Electronic Records Day 10.10

Electronic Records Day

Although we usually use this space to showcase physical works from our archives, we’d like to take this day, deemed Electronic Records Day 10.10 by the Council of State Archivists, to highlight an equally vital part of what we do here: managing and providing access to government records – and more frequently these days, born-digital government records.

Born-digital records are records that originated in digital form – on a computer. Increasingly, this is becoming the dominant mode of records creation for government agencies.

What’s coming to the State Archives these days in born-digital form?

  • Election records
  • Correspondence – often email – of government officials
  • Health statistics
  • Audit reports
  • Agency publications
  • Photographs

These are just a few examples of archival records that often exist only in electronic form and that MDAH must safeguard, process and maintain.

Government E-Records Tips

  • Consult Your Records Retention Schedule: Know what retention periods have been approved (both minimum and maximum) and take appropriate actions (e.g. transfer to the State Archives, destroy, etc.) when the retention period for your records has been met.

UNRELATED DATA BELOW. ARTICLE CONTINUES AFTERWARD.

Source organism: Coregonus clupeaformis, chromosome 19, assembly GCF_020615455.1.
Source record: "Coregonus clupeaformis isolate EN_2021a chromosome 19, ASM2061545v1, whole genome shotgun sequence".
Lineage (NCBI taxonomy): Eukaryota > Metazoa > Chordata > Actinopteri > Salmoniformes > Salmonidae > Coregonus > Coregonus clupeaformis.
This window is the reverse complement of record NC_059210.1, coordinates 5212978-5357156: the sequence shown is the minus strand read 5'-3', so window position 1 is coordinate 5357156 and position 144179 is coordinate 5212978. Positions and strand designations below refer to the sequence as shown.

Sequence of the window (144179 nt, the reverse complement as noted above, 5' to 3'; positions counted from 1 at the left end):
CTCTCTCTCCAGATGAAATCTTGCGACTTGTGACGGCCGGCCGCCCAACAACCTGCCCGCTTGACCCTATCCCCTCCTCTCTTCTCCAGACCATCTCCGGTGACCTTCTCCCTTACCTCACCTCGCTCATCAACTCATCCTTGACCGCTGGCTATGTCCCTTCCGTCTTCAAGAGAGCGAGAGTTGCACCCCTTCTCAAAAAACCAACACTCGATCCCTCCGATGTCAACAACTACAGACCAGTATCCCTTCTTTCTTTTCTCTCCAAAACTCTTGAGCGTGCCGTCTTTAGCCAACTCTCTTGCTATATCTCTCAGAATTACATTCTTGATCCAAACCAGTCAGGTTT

• You’ve Got to Have Standards: Ensure you have a trusted system and that your records are authentic (see ISO 15489, ISO 16363, DoD5015.02, metadata standards, etc).
  • Organization is key: Who’s in charge of the shared file? Are people using email as a filing cabinet rather than a communication tool? Which copy is the record copy?
  • Make the Rules: Naming conventions, file organization, and disposition strategies all help now and in the long term. Make the rules known and follow them.
  • Do You Have Backup? Does your backup system work? How well will it actually restore your e-records? Can you retrieve individual items? Consider off-site storage.
  • Understand Metadata: It’s data about your data (and helps your records live long and prosper).
  • Keep the content, context, and structure: How can you keep all three of these characteristics viable for your records? Hint: metadata helps!
  • Do you have built-in strategies? Can you migrate your e-records? Transfer them to the archives?
  • Does delete mean delete? E-records proliferate easily. Do you have a plan to manage deletion of all copies that should be deleted? E-discovery will include all files.
  • Think before you scan: Standards, worthiness, naming conventions, storage, and retrieval (among other things) should be considered before you turn that scanner on for the most efficient and useful results.